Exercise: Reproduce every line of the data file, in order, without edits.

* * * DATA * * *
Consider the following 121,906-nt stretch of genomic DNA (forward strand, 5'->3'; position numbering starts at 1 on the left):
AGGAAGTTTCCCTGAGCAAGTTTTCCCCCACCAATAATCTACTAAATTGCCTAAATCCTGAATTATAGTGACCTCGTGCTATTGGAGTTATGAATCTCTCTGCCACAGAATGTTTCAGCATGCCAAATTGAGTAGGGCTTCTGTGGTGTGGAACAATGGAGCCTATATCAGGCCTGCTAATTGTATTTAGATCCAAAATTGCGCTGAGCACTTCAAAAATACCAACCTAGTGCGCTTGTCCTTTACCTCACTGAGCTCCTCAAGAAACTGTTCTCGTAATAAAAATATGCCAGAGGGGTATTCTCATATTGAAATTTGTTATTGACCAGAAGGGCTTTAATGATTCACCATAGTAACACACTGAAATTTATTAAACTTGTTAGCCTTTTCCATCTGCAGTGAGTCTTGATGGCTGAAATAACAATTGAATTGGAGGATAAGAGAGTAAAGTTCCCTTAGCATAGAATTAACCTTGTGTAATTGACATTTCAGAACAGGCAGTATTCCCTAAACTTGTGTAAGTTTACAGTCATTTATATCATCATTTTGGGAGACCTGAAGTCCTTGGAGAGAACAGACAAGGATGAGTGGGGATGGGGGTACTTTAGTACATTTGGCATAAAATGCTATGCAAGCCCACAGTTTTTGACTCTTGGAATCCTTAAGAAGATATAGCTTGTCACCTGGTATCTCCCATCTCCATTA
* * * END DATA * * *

Consider the following 121,906-nt stretch of genomic DNA (forward strand, 5'->3'; position numbering starts at 1 on the left):
AGGAAGTTTCCCTGAGCAAGTTTTCCCCCACCAATAATCTACTAAATTGCCTAAATCCTGAATTATAGTGACCTCGTGCTATTGGAGTTATGAATCTCTCTGCCACAGAATGTTTCAGCATGCCAAATTGAGTAGGGCTTCTGTGGTGTGGAACAATGGAGCCTATATCAGGCCTGCTAATTGTATTTAGATCCAAAATTGCGCTGAGCACTTCAAAAATACCAACCTAGTGCGCTTGTCCTTTACCTCACTGAGCTCCTCAAGAAACTGTTCTCGTAATAAAAATATGCCAGAGGGGTATTCTCATATTGAAATTTGTTATTGACCAGAAGGGCTTTAATGATTCACCATAGTAACACACTGAAATTTATTAAACTTGTTAGCCTTTTCCATCTGCAGTGAGTCTTGATGGCTGAAATAACAATTGAATTGGAGGATAAGAGAGTAAAGTTCCCTTAGCATAGAATTAACCTTGTGTAATTGACATTTCAGAACAGGCAGTATTCCCTAAACTTGTGTAAGTTTACAGTCATTTATATCATCATTTTGGGAGACCTGAAGTCCTTGGAGAGAACAGACAAGGATGAGTGGGGATGGGGGTACTTTAGTACATTTGGCATAAAATGCTATGCAAGCCCACAGTTTTTGACTCTTGGAATCCTTAAGAAGATATAGCTTGTCACCTGGTATCTCCCATCTCCATTA